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..There's a little Samuel Pepys in all of us..

Thursday, June 21, 2007

Much to be pondered..
Let's begin with Gordon Brown, and the future of the Labour Party.. Tony held his last Cabinet Meeting today, looking over a group that will likely be vastly different this time next week. Gordon himself made a lengthy speech, praising Tony for his leadership over the past decade, recalling such changes as the minimum wage, the improvements(sic) in the National Health Service, the general rise of Britain as a world power again through it's extended relationships with other governments, and his handling of the EU... then Tony stood and, while it seemed through gritted teeth, said that he had complete confidence in Gordon's takeover of the Party, and the continued success of Labour..
However, it would appear the Gordon himself does not completely share Tonys hopes for Labour.. In what Gordon has called 'drawing together a Cabinet of the Greatest Talent'.. he has made approaches to the Liberal Democrats, offering the former leader of the LibDems, Lord Paddy Ashdown, the position of Northern Ireland Secretary.. a position Lord Ashdown has turned down with the greatest of contempt..
In fact, the LibDems have accused Gordon of conducting 'underhanded and dirty attempts at political amalgamation'.. and has issued a statement that they, as a Party, will not be drawn into what they call a 'bungalow annex' to bolster what Gordon obviously sees as the distinct possibility of Labour either losing the next General Election, or surviving as a minority government..
Sir Menzies Campbell has assured all concerned, that the Liberal Democrats will remain the 'real' opposition to whatever Party forms the next government, and will have no part in a coalition..
Bad news for Gordon..
And what makes it worse, especially in the eyes of the British man on the street, is that it shows a sense of desperation in Gordons outlook for what may be a difficult 18 months ahead, and a pessimistic view of what next may be the outcome at the polls..

Now, Tony's not quite done yet. He has a week to go, and will attend the next General Meeting of the European Parliament, where he has made it quite plain that he will not support a proposed 'European Constitution, if it would infringe on basically four issues.. those being Britains control over it's Judiciary, it's power to Parliamentary control over British Laws.. control over social services and benefits.. and perhaps most importantly, control over foreign policy..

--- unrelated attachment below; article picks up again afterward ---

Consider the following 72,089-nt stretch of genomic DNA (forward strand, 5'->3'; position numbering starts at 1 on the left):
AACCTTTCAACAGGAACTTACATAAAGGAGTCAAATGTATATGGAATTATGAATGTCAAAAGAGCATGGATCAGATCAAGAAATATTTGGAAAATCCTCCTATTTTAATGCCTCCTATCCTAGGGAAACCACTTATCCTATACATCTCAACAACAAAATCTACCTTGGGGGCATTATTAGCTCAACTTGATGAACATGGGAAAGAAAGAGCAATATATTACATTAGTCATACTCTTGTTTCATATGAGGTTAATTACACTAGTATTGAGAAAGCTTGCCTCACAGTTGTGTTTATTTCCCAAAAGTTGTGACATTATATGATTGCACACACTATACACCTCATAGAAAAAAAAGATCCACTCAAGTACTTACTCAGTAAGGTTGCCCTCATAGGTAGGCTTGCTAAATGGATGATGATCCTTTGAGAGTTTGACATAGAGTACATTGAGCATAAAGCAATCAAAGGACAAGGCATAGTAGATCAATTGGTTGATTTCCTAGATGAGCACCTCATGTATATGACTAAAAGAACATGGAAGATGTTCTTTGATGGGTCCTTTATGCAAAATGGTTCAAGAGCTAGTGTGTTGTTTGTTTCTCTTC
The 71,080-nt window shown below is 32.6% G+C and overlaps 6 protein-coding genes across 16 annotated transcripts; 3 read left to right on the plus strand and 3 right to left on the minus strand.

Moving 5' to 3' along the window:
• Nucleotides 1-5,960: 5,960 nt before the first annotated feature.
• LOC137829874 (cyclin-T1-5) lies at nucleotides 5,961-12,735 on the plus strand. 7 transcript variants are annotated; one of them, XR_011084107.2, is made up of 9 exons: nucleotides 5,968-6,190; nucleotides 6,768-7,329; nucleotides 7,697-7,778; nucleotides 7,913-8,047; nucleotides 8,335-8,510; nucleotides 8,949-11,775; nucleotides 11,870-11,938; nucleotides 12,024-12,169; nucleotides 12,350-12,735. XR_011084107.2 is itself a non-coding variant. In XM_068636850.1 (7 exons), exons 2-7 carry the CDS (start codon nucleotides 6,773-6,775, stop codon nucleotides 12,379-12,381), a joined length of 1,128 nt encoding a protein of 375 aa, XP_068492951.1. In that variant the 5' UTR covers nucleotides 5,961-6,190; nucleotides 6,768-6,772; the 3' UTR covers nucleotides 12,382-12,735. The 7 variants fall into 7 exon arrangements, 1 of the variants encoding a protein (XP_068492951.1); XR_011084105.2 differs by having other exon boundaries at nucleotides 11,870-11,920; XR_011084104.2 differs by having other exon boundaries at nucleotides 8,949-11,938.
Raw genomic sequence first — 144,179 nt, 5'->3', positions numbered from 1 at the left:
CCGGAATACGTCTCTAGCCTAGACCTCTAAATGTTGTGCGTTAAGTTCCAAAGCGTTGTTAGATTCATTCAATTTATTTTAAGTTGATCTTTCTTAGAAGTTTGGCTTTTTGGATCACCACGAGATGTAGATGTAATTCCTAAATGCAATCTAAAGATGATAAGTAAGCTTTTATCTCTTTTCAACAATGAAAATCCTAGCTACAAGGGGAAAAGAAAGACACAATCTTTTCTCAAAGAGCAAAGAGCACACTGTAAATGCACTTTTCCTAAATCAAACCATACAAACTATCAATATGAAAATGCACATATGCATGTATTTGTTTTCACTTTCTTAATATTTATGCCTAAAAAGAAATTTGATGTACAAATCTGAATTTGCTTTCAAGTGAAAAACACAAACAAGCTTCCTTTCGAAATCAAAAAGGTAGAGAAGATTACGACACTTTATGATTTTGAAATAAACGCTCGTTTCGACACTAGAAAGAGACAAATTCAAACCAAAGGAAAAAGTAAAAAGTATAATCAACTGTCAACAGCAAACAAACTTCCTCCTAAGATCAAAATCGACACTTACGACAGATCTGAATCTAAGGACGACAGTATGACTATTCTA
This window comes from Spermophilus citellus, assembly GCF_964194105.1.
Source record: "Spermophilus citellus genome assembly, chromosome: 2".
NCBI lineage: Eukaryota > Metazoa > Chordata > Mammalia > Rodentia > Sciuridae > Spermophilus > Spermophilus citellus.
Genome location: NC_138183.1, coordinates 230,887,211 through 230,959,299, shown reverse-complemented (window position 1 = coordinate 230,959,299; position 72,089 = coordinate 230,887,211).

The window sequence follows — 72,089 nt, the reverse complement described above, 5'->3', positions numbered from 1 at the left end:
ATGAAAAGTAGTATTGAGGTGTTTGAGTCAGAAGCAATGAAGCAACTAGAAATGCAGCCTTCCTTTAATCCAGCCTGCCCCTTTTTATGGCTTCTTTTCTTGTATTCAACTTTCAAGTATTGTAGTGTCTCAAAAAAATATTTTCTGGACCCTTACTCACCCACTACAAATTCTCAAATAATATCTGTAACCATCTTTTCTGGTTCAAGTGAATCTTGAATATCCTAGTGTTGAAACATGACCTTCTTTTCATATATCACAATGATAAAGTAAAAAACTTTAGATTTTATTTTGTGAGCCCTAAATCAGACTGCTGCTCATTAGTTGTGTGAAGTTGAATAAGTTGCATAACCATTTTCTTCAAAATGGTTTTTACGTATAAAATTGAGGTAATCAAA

All of these issues are at the heart of the European Constitution, and leaders of countries the likes of France and Germany have expressed dismay that Britain, the home of modern democracy, the originator of a Parliamentary and democratic system, would veto what would distinctly amount to the formation of an United States of Europe..and send any decision on whether Britain would agree to accepting 'full-membership' in this amalgamation of European powers, to a referendum by the British people. They don't seem to understand why Britains Parliament alone, can make the commitment..
Now herein the problem. Representation in this new European Parliament.
Countries the likes of Poland, which has a healthy population, would have less Members, due to representation by population, than some of the newer Eastern European countries which have just joined the EU..
Britain stands under the same umrella..
While it would benefit the Continental countries to a huge extent to have a common system of Social Welfare.. Judicial powers.. foreign policy powers.. economic unanimity.. It could do nothing but reduce Britain to yet another member of a conglomeration of developing and bankrupt countries, which are desperately trying to correct their own internal powers by allowing as many countries to join as possible, in the vain hope that numbers alone will force prosperity..
The British people have seen enough of their own sovereignty passed over to Brussels, and the EU knows this. A referendum in this country, would scuttle completely the plans drawn up by those countries wanting pre-eminence in this unification process, those being mainly France, and Germany.
One of Tonys last hurrahs, will be to turn this down, unless considerable changes are made to the draft 'constitution'..
As for the 'Berlin Agreement'.. Tony has already put paid to that by demanding that the British people themselves will have their vote, on whether or not we will turn over our national governments efficacy, to those across the Channel..
And those in France and Germany, understand the outcome to such a plebecite, all too well..

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